The event concluded with the leaders approving the EAS Development Initiative, an EAS statement on drug-resistant malaria prevention and the official launch of the Regional Comprehensive Economic Partnership (RCEP) negotiations.

Also yesterday. Prime Minister Nguyen Tan Dung joined leaders of Asean member states, Asean partners and representatives of international organisations at the Asean Global Dialogue.

Dung spoke highly of Cambodia's initiative to hold the first Asean Global Dialogue, saying that it presented an excellent opportunity for countries to exchange views on regional and global economic issues, as well as emerging challenges.

He valued the active roles Asean and East Asia have played in building a stable and prosperous region.

Vietnam will contribute to efforts to achieve sustainable development goals, Dung affirmed.

He requested that developed countries assist developing countries in adapting to climate change, developing agricultural production, using natural resources in a sustainable manner, increasing financial support and facilitating technological transfer.

UN organisations, the World Bank and the Asia Development Bank can play an important role in this process, he said, providing research, consultation and policy recommendations and co-ordinating cooperation between various countries.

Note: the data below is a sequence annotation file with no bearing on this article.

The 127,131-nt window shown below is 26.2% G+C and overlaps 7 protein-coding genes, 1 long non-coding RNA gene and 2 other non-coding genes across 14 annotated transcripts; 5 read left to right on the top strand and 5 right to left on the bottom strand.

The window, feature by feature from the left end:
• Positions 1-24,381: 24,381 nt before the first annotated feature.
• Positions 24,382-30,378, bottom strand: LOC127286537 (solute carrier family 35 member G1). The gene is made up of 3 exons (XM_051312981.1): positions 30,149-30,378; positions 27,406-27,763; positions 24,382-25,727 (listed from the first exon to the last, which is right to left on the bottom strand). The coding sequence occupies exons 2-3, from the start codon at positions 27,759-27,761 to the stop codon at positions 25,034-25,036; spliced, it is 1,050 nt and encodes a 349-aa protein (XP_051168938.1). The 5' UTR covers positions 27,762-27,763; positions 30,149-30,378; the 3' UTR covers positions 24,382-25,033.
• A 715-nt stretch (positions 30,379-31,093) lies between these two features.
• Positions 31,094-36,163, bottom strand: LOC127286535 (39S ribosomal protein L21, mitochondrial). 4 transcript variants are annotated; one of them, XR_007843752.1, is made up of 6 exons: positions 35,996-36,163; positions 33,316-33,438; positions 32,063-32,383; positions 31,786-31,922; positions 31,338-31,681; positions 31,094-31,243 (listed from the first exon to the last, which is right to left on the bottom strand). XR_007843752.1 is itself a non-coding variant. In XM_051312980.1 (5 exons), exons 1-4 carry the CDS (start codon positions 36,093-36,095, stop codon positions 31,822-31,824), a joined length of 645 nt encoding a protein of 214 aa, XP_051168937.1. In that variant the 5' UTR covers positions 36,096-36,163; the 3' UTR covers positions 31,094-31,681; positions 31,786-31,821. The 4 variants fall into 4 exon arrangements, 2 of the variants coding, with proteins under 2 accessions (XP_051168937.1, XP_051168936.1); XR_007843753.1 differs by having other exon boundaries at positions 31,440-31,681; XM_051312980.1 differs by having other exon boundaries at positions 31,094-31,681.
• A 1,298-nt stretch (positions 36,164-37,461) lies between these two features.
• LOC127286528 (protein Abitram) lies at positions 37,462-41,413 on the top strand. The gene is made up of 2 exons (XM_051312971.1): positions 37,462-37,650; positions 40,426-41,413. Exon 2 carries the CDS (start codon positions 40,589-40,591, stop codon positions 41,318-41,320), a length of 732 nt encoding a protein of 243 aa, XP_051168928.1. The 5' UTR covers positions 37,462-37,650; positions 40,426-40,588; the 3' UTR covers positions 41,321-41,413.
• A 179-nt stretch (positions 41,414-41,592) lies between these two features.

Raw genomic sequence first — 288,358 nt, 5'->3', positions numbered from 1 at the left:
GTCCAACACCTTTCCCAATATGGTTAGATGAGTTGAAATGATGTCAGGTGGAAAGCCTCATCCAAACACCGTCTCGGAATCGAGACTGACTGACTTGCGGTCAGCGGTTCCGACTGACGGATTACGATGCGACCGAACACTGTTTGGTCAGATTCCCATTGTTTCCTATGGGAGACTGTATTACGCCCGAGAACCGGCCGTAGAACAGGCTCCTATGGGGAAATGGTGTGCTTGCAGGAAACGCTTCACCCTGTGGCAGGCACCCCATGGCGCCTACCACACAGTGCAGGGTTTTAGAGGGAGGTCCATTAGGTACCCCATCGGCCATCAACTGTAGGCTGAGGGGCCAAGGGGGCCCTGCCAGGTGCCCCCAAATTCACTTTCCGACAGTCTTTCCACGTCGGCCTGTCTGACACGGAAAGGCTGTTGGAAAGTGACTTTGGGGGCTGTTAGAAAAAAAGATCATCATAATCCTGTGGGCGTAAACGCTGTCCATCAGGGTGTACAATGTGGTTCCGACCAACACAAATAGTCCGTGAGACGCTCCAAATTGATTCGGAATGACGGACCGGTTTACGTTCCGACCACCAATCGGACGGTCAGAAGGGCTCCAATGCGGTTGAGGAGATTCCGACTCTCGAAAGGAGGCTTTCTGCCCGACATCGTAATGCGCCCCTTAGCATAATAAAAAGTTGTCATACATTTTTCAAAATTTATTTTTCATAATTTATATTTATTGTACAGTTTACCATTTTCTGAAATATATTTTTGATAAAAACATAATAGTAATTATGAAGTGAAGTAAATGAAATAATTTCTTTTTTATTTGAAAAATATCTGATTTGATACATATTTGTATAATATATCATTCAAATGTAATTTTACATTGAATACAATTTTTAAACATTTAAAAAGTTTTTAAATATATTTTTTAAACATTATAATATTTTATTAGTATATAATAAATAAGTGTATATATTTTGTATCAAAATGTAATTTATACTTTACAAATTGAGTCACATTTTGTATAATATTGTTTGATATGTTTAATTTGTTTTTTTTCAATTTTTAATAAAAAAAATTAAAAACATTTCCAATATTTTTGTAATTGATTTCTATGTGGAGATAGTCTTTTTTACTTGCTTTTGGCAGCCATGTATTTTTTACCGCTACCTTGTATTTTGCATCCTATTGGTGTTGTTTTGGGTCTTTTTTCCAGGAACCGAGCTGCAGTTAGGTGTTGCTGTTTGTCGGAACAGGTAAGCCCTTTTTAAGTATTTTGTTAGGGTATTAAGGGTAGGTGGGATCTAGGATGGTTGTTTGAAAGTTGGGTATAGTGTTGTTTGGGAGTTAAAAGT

At the talks, participants also discussed global issues including the economic crisis, energy security, food security and sustainable development.

Asean countries called on their partners and international financial organisations to continue supporting Asean as it increases regional connectivity.

The same day, Dung and leaders of the US, Brunei, Malaysia, Singapore, New Zealand and Australia attended the unofficial summit of the Trans Pacific Economic Partnership Agreement (TPP).

This is the first high-level meeting of the seven TPP member leaders on the occasion of the East Asia Summit.

Addressing the function, Dung affirmed that Vietnam shares the other nations' determination and will continue making valuable contributions to the negotiations.

To make TPP an effective cooperation mechanism, Dung asked the members to push for balanced agreements for development and assist developing members to participate in the global chain with a view to preserving the leading role of the Asia-Pacific region in the world's economy.

Leaders of the seven countries emphasised that a broad economic network must be created within the framework of TPP.

They highly valued the outcome of negotiations over the last three years, and agreed to make greater efforts to conclude the process in 2013.

On November 19, US President Barack Obama and leaders of Asean members discussed an initiative to expand US-Asean bilateral trade and investment cooperation.

The initiative aims to create conditions for Asian countries to join the TPP. The US wants to expand the partnership to include Cambodia, Laos and Myanmar – the Asean members that do not participate in the Asia Pacific Economic Cooperation forum.

Asean is the fourth-largest export market and fifth-largest trade partner of the US.